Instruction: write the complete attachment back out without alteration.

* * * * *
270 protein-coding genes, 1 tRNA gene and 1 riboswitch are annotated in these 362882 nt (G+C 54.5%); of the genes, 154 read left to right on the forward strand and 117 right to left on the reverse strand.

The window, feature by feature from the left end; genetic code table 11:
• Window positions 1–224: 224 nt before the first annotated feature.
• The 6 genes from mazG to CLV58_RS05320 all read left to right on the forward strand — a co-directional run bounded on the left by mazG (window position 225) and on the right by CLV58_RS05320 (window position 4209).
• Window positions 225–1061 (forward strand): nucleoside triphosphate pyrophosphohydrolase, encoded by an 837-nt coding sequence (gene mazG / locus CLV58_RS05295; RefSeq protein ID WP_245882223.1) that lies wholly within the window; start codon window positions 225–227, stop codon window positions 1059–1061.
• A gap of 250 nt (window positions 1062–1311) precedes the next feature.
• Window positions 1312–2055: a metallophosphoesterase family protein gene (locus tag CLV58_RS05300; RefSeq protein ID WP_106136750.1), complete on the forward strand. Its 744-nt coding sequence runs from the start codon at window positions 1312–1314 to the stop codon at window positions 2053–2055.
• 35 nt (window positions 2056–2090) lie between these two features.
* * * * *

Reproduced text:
270 protein-coding genes, 1 tRNA gene and 1 riboswitch are annotated in these 362882 nt (G+C 54.5%); of the genes, 154 read left to right on the forward strand and 117 right to left on the reverse strand.

The window, feature by feature from the left end; genetic code table 11:
• Window positions 1–224: 224 nt before the first annotated feature.
• The 6 genes from mazG to CLV58_RS05320 all read left to right on the forward strand — a co-directional run bounded on the left by mazG (window position 225) and on the right by CLV58_RS05320 (window position 4209).
• Window positions 225–1061 (forward strand): nucleoside triphosphate pyrophosphohydrolase, encoded by an 837-nt coding sequence (gene mazG / locus CLV58_RS05295; RefSeq protein ID WP_245882223.1) that lies wholly within the window; start codon window positions 225–227, stop codon window positions 1059–1061.
• A gap of 250 nt (window positions 1062–1311) precedes the next feature.
• Window positions 1312–2055: a metallophosphoesterase family protein gene (locus tag CLV58_RS05300; RefSeq protein ID WP_106136750.1), complete on the forward strand. Its 744-nt coding sequence runs from the start codon at window positions 1312–1314 to the stop codon at window positions 2053–2055.
• 35 nt (window positions 2056–2090) lie between these two features.